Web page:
Believe it or not, I started to write this blog post about the Hasselblad X1D-50c early last Summer 2017! I think it’s fair to say, I’m probably the worlds most reluctant photographic blogger, but I‘m a changed man (possibly). This year I intend to keep this thing entirely up to date, (though we may have to argue about exactly what “up to date” is). So here is the post that for some reason never made it beyond the drafts folder early last year.
The original post….
Having toyed with the idea of moving to a medium format camera a few years ago, I decided it was not going to fit my workflow or style of imagery in my equine photography. Mostly due to the size and weight of the camera. So when Hasselblad announced a new smaller lighter MF camera, back in the Summer of 2016, I thought it was time to re-visit my original idea.
So enter the launch of the Hasselblad X1D-50c, a 50 MP Medium Format camera with a body no bigger than a standard professional DSLR, and in fact slightly lighter. The camera was due to be available at the end of 2016, but various delays in manufacture meant it didn’t arrive in the UK (even for pre-order customers) until March 2017, which is when I picked up my body and two lenses from Richard Caplan in London.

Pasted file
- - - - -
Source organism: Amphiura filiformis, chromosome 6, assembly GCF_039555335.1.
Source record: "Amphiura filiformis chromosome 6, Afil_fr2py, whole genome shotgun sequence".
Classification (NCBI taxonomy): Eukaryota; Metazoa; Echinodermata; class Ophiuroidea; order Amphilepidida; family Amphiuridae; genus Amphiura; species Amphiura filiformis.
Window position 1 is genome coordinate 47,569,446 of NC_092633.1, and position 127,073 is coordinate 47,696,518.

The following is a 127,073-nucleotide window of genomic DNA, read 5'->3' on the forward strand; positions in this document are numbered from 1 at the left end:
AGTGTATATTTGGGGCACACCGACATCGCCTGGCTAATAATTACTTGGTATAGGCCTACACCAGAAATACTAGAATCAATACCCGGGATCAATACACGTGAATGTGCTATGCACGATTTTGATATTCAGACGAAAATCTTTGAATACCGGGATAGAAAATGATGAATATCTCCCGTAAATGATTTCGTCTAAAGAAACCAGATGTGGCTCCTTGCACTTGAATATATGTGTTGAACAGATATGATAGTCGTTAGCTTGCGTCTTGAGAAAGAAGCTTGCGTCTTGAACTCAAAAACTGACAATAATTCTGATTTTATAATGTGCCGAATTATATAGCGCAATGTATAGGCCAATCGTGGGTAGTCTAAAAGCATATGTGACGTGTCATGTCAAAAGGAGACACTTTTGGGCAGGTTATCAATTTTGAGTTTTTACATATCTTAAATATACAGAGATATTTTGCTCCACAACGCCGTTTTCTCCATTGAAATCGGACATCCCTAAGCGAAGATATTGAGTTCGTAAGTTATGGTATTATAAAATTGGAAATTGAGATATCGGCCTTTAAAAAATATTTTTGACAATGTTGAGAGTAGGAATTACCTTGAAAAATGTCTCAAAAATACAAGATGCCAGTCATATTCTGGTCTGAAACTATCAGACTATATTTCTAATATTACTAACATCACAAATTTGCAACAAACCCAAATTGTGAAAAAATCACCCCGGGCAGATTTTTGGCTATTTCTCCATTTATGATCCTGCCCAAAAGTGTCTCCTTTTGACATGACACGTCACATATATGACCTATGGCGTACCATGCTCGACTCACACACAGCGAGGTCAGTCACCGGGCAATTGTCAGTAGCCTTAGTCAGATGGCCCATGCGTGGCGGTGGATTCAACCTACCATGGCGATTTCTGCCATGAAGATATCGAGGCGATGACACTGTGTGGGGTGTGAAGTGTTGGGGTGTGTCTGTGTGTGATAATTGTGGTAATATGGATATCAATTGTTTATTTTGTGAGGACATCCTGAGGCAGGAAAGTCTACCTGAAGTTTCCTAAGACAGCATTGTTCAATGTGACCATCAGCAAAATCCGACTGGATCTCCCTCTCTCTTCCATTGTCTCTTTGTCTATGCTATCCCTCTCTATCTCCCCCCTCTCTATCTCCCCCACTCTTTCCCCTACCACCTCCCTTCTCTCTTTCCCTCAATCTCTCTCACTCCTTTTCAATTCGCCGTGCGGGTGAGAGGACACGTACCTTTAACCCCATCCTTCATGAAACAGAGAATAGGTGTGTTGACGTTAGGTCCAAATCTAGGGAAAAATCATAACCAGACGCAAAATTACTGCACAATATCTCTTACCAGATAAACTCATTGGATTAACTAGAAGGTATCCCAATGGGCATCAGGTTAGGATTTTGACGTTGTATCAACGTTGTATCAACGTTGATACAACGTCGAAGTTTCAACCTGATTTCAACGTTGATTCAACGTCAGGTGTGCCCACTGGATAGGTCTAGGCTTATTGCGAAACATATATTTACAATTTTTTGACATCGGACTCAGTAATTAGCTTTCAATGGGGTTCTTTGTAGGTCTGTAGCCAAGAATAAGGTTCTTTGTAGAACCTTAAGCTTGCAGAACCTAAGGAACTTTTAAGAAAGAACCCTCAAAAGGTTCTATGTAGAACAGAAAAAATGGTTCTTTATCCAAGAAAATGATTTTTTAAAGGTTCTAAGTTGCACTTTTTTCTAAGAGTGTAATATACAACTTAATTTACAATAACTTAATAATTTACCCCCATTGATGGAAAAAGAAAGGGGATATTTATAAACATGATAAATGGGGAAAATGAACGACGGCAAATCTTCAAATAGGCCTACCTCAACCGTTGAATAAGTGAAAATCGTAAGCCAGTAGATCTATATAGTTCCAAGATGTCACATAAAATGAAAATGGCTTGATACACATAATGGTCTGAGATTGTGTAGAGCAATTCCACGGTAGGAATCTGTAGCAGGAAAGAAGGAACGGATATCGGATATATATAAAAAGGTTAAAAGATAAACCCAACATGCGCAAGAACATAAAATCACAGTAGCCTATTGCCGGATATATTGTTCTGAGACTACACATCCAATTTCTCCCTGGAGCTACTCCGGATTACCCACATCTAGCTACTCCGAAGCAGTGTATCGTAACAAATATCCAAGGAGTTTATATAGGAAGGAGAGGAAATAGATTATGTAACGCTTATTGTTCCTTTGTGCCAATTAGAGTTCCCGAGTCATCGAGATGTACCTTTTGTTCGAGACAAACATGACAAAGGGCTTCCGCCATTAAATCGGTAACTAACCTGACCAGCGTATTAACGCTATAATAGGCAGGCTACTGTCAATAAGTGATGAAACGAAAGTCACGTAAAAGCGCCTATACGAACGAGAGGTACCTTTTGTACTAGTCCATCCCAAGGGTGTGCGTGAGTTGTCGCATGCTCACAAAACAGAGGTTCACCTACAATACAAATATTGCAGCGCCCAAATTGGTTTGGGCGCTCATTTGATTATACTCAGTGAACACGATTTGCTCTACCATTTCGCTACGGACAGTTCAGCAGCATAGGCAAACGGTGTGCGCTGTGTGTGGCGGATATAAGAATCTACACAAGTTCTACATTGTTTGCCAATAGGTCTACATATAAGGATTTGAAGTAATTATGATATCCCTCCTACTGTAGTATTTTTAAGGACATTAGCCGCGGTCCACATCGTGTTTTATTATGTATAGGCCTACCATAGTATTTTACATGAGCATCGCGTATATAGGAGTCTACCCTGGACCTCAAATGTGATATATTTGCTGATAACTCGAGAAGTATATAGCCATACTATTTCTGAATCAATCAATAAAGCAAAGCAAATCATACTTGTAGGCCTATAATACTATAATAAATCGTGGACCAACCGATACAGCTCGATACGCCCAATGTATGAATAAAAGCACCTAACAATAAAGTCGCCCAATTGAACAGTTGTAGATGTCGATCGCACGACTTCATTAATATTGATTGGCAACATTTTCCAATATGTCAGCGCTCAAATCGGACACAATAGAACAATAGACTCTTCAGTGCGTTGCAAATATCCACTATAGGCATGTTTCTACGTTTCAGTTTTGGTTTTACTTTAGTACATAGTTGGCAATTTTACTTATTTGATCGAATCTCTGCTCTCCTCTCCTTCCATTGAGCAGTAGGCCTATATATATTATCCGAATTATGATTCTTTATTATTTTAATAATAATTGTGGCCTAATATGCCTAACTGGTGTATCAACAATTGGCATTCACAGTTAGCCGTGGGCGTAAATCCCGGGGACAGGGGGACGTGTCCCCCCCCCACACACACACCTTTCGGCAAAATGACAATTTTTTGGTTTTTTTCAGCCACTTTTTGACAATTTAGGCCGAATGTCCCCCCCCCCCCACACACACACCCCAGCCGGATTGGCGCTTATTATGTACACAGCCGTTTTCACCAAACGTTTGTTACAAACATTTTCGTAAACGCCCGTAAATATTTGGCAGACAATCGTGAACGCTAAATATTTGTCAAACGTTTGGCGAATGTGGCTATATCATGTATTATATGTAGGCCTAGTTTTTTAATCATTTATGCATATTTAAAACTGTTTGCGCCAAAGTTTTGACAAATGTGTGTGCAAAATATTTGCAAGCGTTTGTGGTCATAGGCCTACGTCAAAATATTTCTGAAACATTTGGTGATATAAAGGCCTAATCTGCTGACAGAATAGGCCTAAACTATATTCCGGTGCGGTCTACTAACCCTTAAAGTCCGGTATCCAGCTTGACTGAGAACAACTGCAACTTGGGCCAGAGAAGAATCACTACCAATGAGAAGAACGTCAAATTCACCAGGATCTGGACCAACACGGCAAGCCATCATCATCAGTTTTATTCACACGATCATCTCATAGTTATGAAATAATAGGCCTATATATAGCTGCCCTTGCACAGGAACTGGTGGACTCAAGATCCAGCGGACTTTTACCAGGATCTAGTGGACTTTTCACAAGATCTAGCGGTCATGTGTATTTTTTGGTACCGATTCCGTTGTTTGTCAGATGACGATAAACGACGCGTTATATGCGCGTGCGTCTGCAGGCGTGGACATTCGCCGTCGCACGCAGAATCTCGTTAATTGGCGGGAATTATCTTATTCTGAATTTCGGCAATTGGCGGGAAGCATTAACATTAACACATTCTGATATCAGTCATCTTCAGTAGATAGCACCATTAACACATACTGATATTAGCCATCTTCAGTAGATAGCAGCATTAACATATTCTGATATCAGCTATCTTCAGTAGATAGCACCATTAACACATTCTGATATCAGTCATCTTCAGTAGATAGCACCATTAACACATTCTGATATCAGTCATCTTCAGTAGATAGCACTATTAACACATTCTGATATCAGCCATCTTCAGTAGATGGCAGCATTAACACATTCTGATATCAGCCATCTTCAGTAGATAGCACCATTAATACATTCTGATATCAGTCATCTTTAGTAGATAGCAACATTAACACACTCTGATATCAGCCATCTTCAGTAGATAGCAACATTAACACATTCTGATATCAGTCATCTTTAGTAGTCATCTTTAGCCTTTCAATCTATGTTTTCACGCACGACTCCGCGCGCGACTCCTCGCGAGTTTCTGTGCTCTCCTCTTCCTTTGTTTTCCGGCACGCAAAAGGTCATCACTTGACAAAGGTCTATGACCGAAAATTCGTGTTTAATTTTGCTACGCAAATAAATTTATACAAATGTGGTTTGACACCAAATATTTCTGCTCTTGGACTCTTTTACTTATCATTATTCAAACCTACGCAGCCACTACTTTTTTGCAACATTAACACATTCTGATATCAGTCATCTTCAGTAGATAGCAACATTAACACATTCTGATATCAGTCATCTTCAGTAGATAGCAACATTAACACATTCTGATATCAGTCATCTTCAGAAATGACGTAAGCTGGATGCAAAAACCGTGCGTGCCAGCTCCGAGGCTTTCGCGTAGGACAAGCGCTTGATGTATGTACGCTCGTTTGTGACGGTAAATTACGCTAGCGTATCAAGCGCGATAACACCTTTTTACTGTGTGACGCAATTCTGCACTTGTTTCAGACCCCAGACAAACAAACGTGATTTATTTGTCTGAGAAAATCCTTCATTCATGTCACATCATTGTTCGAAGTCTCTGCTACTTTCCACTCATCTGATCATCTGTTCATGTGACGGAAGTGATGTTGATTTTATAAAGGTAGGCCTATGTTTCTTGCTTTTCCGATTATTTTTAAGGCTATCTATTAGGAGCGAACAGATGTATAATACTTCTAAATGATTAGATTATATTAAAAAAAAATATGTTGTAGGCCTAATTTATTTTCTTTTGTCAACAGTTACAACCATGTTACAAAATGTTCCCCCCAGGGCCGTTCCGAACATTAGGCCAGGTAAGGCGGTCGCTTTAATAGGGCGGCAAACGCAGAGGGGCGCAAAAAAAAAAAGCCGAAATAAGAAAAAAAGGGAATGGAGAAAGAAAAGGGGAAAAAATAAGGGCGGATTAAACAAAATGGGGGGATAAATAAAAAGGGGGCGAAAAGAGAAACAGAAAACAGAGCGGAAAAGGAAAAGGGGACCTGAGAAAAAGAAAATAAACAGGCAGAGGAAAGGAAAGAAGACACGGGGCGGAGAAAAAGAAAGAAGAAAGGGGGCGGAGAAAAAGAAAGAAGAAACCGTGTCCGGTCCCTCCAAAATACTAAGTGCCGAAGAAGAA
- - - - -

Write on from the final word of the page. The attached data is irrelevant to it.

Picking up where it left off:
The X1-D has its own set of lenses though you can use the current HC lenses via an adaptor, but this has limitations on auto focus and maximum shutter speeds. Talking of shutter speeds, this is one of the main reasons I had been looking at MF cameras as they have leaf shutters which enable the camera to shoot at a much higher flash sync speed, and on the X1-D that sync speed was 2000th/sec, the same as the H6D.